Geographically, our graduates are employed in every state of the union, with sizeable numbers in New York, Washington, D.C., Oregon, Nevada, Washington, Arizona, and Texas, just to name a few. We also have alumni who work in Africa, Europe, Asia, and South America. A large number of our graduates choose to stay in California. We have significant representation in San Francisco, Los Angeles, San Diego and Sacramento.
All of the counselors in our Career Services Office are former practicing attorneys, with experience in private practice, government and public interest organizations. This wealth of experience allows them to provide students a strong start on their chosen career paths.
9. What are some of the most common mistakes that applicants make that hurt their chances of being accepted?
Most applicants do a very good job of putting their "best foot forward." A few do not take the time and care to look over their applications to make sure that they have not made typos or other careless errors that can be corrected easily. When it appears that an applicant has not taken the time to present himself or herself in the best possible manner, the Committee questions the applicant's readiness for law school.
Applicants do not always use the personal statement to best advantage. They might talk about an obscure travel adventure when our concern might be with their academic performance. The personal statement is the only "interview" they will have with the Admission Committee.
Applicants who have survived a disadvantaged background sometimes spend a lot of time explaining the challenges and disadvantages but forget to show how they have overcome the disadvantage and, more importantly, explain how they are now at a point where they are fully prepared for the formidable challenges of law school.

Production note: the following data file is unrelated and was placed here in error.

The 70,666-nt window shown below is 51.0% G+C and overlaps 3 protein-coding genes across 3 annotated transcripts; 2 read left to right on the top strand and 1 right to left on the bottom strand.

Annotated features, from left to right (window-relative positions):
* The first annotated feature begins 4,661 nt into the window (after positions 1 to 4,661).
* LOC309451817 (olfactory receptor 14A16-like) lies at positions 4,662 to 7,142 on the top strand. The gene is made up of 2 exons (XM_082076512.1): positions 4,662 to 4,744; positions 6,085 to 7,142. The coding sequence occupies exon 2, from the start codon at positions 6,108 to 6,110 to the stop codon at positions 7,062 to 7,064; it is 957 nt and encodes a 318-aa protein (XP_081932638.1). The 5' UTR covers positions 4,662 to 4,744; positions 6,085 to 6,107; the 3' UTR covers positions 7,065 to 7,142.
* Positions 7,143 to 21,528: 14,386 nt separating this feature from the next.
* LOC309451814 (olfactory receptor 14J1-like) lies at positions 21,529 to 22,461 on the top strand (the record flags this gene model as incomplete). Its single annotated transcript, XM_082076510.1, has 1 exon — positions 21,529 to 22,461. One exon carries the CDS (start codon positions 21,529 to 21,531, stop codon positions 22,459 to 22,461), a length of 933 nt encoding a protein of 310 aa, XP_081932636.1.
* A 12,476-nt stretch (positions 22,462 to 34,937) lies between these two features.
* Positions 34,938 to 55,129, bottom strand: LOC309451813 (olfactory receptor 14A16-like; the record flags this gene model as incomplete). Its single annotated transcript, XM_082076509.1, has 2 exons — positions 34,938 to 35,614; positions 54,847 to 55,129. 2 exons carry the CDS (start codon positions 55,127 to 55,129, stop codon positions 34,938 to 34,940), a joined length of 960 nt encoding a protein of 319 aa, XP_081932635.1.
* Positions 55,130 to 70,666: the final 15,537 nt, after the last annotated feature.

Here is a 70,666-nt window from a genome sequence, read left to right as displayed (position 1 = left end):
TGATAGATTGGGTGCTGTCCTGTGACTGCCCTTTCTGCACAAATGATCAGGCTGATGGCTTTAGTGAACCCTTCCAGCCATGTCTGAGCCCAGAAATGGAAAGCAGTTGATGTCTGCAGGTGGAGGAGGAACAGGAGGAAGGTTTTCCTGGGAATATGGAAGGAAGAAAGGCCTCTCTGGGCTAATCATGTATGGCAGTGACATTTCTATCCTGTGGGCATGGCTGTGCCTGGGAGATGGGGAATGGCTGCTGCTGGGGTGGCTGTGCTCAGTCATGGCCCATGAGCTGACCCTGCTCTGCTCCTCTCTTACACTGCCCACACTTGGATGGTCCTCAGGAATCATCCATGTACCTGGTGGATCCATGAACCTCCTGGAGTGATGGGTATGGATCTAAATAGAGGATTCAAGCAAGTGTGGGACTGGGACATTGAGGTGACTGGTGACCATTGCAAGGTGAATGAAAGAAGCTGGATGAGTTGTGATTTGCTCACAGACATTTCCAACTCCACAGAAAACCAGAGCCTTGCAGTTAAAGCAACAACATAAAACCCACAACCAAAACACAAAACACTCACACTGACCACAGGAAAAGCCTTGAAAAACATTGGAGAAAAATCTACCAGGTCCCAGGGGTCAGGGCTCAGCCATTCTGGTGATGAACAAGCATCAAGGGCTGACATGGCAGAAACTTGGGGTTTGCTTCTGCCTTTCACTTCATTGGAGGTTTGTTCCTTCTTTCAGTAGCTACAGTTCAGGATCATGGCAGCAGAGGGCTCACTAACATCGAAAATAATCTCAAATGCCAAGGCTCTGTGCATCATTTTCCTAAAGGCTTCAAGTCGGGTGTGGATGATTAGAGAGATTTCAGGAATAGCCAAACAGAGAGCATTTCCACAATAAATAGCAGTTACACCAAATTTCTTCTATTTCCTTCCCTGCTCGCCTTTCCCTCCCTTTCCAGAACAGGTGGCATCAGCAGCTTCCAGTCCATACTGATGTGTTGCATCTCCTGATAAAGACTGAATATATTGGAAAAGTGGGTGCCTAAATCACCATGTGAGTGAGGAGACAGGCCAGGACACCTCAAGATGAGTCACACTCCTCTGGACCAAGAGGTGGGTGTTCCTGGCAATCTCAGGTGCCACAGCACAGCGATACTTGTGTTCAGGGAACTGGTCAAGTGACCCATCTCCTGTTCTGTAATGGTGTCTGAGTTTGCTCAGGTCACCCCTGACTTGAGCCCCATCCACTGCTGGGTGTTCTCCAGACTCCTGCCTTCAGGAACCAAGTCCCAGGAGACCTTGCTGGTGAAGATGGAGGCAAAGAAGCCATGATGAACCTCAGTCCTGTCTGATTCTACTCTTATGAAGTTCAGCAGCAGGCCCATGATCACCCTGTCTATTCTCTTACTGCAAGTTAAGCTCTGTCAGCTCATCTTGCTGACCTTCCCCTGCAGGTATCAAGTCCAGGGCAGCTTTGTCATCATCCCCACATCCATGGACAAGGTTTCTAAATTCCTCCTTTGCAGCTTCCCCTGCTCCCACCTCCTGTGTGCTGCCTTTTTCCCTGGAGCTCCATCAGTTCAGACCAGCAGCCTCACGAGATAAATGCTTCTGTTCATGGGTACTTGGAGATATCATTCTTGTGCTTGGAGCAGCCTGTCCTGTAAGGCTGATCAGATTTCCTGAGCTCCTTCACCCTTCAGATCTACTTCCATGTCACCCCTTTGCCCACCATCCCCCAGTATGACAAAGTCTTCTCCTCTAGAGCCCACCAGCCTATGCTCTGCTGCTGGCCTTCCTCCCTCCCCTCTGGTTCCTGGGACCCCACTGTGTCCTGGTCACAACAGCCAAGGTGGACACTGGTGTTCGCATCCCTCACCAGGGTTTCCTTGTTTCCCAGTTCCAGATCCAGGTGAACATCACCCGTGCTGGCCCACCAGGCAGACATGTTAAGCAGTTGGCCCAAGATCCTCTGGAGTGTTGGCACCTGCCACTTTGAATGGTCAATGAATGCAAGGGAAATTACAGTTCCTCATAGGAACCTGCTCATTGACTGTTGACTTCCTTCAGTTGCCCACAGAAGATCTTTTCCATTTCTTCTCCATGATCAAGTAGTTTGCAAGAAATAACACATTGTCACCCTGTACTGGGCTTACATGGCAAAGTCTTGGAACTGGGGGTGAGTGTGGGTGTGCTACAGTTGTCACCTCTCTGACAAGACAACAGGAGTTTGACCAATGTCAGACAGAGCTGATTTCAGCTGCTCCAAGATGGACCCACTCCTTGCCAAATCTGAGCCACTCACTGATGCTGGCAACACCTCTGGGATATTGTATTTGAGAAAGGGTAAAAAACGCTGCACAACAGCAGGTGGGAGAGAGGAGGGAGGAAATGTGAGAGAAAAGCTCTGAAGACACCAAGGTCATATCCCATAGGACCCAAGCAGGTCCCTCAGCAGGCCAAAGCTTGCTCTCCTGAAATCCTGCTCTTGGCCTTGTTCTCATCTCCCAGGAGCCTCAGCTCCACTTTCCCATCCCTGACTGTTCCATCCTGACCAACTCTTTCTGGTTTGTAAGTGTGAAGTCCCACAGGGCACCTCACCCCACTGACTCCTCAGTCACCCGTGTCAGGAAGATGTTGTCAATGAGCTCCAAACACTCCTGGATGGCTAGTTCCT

10. Can you describe the archetypal student for your school?
UC Davis prides itself on enrolling a diverse student body. As such, we don't think there is an archetype for the "ideal" student. We admit many different kinds of students. Some want to pursue public interest law, while others know they will practice at a large firm and still others pursue a joint J.D./M.B.A. in preparation for working in corporate America. Some come from a family of lawyers, while many are the first in their family to go to college.
Of course the academic preparation and overall skill set must be solid, but beyond that, we want to enroll students who are intellectually curious, motivated, and interesting. Students should learn from each other, and our admission process considers carefully all facets of the individual to ensure that the makeup of each class contributes to and enhances the overall learning experience. We are trying to put together a well-rounded student body comprised of bright, talented, interesting, and collegial folks.